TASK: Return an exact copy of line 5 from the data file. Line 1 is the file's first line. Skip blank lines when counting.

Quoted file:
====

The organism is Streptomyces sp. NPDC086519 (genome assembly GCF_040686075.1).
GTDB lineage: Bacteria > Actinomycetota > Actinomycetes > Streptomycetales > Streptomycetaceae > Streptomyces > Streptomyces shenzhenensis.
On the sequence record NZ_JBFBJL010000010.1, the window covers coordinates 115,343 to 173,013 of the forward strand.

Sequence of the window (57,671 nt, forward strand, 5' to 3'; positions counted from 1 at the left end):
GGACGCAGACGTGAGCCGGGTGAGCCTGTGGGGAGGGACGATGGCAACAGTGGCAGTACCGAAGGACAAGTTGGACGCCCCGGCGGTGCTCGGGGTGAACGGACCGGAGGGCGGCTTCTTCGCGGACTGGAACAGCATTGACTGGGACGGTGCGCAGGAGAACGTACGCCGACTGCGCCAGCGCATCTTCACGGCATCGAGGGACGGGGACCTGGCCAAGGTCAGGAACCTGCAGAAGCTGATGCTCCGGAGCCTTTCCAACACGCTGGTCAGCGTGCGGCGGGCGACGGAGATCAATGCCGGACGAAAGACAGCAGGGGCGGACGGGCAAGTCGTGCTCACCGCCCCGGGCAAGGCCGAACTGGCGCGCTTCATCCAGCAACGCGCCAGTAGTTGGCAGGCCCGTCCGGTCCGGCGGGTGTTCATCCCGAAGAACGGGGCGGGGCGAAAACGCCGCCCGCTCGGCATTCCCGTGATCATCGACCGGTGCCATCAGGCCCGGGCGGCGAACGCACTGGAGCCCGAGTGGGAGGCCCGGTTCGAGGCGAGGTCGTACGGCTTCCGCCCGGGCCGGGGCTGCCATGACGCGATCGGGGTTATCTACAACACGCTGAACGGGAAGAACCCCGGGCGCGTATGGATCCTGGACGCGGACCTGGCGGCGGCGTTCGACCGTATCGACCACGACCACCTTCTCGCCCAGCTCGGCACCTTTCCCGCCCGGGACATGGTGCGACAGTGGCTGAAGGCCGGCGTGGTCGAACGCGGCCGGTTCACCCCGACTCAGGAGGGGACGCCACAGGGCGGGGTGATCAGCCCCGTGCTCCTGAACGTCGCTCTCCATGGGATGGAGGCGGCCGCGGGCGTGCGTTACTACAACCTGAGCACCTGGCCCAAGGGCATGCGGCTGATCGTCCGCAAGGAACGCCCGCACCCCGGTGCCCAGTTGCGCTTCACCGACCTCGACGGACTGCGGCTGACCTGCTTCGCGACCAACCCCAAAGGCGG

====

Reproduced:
GGACGCAGACGTGAGCCGGGTGAGCCTGTGGGGAGGGACGATGGCAACAGTGGCAGTACCGAAGGACAAGTTGGACGCCCCGGCGGTGCTCGGGGTGAACGGACCGGAGGGCGGCTTCTTCGCGGACTGGAACAGCATTGACTGGGACGGTGCGCAGGAGAACGTACGCCGACTGCGCCAGCGCATCTTCACGGCATCGAGGGACGGGGACCTGGCCAAGGTCAGGAACCTGCAGAAGCTGATGCTCCGGAGCCTTTCCAACACGCTGGTCAGCGTGCGGCGGGCGACGGAGATCAATGCCGGACGAAAGACAGCAGGGGCGGACGGGCAAGTCGTGCTCACCGCCCCGGGCAAGGCCGAACTGGCGCGCTTCATCCAGCAACGCGCCAGTAGTTGGCAGGCCCGTCCGGTCCGGCGGGTGTTCATCCCGAAGAACGGGGCGGGGCGAAAACGCCGCCCGCTCGGCATTCCCGTGATCATCGACCGGTGCCATCAGGCCCGGGCGGCGAACGCACTGGAGCCCGAGTGGGAGGCCCGGTTCGAGGCGAGGTCGTACGGCTTCCGCCCGGGCCGGGGCTGCCATGACGCGATCGGGGTTATCTACAACACGCTGAACGGGAAGAACCCCGGGCGCGTATGGATCCTGGACGCGGACCTGGCGGCGGCGTTCGACCGTATCGACCACGACCACCTTCTCGCCCAGCTCGGCACCTTTCCCGCCCGGGACATGGTGCGACAGTGGCTGAAGGCCGGCGTGGTCGAACGCGGCCGGTTCACCCCGACTCAGGAGGGGACGCCACAGGGCGGGGTGATCAGCCCCGTGCTCCTGAACGTCGCTCTCCATGGGATGGAGGCGGCCGCGGGCGTGCGTTACTACAACCTGAGCACCTGGCCCAAGGGCATGCGGCTGATCGTCCGCAAGGAACGCCCGCACCCCGGTGCCCAGTTGCGCTTCACCGACCTCGACGGACTGCGGCTGACCTGCTTCGCGACCAACCCCAAAGGCGG